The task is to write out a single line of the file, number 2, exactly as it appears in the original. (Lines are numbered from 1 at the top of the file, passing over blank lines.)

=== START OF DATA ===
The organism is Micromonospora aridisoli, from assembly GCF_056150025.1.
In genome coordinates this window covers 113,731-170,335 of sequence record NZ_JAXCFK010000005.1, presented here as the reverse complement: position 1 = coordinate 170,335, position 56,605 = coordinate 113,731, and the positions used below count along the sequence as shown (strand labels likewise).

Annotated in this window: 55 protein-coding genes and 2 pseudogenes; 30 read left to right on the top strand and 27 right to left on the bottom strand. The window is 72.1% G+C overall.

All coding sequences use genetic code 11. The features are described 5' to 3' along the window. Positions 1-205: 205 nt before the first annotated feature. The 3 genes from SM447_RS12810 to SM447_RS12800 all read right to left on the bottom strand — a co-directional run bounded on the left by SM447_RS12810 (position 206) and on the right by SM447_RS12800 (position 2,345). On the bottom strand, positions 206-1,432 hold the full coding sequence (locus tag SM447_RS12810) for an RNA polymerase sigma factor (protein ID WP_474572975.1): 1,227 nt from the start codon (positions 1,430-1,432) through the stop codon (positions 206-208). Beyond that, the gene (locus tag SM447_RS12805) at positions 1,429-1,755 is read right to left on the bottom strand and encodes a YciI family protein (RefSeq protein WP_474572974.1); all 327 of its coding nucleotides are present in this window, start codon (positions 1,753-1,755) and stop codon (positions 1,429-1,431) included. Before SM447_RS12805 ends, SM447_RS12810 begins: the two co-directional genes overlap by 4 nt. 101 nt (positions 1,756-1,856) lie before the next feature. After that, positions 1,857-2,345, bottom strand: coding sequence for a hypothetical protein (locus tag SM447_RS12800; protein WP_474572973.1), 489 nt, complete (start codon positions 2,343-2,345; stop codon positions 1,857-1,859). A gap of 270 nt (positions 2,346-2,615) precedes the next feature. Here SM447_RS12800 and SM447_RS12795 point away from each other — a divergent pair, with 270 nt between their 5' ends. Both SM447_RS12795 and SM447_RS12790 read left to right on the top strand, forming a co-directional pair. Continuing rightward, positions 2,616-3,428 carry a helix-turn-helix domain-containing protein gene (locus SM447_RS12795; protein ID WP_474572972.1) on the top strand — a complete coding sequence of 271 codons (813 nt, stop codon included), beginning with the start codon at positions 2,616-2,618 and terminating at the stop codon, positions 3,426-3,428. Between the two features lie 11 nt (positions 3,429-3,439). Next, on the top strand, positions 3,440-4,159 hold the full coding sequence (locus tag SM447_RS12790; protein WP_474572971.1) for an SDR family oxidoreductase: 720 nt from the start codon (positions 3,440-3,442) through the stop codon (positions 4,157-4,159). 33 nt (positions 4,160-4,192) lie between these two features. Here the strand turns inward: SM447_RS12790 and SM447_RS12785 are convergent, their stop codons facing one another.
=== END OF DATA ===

In genome coordinates this window covers 113,731-170,335 of sequence record NZ_JAXCFK010000005.1, presented here as the reverse complement: position 1 = coordinate 170,335, position 56,605 = coordinate 113,731, and the positions used below count along the sequence as shown (strand labels likewise).